The trendsetter behind the rebranding of Manchester has been called on to revamp the image of east Lancashire.
Housing market renewal pathfinder Elevate East Lancashire has asked Tony Wilson, a key player behind the Manchester makeover in the early 1990s, to work up “big ideas”. Elevate wants to transform the image of mill towns such as Blackburn, Burnley and Accrington and to stimulate their economies.
Wilson is well known in the North-west for his contributions to its nightclub and music culture.
He set up the Hacienda nightclub in Manchester and founded Factory Records, the label of Mancunian acts such as Joy Division, New Order and the Happy Mondays.
His profile was raised when he became a regular broadcaster on the television programme Granada Reports. It rose further when actor Steve Coogan portrayed him in the 2002 film 24 Hour Party People.
Wilson’s firm, Livesey/Wilson Ideas Management, will undertake consultation and development work on what to do to shake up the image of east Lancashire.
Their suggestions could involve sporting and cultural events that will define the area.
Wilson’s co-director and partner Yvette Livesey created the In the City festival, an internationally recognised music event.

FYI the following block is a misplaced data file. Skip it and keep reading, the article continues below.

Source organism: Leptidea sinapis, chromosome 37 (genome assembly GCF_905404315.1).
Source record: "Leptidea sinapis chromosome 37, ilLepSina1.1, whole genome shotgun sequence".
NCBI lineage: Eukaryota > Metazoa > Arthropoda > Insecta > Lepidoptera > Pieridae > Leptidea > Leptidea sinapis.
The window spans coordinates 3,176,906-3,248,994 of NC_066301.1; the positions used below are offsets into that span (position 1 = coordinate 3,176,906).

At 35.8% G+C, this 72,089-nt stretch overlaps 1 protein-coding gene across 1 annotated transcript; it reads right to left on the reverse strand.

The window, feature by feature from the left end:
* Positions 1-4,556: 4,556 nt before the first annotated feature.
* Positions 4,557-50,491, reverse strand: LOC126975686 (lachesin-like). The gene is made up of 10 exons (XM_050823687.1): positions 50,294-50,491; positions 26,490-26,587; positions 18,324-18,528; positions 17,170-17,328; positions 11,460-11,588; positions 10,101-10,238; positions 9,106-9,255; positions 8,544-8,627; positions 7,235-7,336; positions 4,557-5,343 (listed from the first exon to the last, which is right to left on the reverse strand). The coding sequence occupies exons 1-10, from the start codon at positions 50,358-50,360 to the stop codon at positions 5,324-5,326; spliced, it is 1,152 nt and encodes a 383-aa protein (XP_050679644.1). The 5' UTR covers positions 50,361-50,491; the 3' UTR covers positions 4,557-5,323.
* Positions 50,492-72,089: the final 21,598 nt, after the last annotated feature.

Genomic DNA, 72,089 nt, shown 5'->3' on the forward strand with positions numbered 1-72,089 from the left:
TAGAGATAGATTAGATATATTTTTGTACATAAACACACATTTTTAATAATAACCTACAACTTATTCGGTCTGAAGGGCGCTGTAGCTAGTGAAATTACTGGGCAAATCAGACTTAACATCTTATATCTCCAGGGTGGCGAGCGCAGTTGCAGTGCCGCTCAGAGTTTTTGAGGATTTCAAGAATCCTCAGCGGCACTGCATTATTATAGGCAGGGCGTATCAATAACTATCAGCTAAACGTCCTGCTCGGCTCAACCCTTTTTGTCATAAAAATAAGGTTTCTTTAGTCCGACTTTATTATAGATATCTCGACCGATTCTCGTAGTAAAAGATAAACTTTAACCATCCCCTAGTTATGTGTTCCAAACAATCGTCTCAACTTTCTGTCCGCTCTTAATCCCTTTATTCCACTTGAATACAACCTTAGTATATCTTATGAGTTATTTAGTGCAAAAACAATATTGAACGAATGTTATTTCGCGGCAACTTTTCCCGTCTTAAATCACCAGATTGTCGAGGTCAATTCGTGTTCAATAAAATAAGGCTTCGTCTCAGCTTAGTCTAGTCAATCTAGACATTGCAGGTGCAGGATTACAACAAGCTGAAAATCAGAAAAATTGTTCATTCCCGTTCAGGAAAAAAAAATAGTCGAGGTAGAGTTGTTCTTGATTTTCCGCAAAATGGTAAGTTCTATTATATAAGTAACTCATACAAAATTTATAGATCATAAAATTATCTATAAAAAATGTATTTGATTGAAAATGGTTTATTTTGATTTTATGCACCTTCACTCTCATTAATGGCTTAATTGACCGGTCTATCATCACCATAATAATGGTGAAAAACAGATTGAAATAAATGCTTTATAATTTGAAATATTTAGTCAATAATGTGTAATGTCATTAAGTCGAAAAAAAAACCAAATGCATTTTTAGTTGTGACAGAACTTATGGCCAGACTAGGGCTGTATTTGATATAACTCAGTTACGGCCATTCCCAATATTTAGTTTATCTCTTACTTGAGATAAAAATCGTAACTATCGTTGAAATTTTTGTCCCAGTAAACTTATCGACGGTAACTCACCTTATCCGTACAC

Max Steinberg, Elevate chief executive, said the pair had been chosen because of their work with the regeneration of Manchester, their network of contacts in the worlds of culture, business and leisure, and their enthusiasm and faith in east Lancashire.
He said: “They can see the sub-region from the outside, which sometimes provides a clearer picture than those of us inside east Lancashire can provide.”
The pair will produce a report for the pathfinder. Elevate will help to fund the project and has obtained commitments to pay for the remainder of the project from each of its local authority partners and the North West Development Agency.
Elevate has set up a programme to address the shortage of skills in east Lancashire. “Constructing the Future” will work with local industry, colleges and job centres to make sure that firms and employees in the region can benefit from the building boom. The area has a shortage of construction workers, particularly bricklayers and plasterers.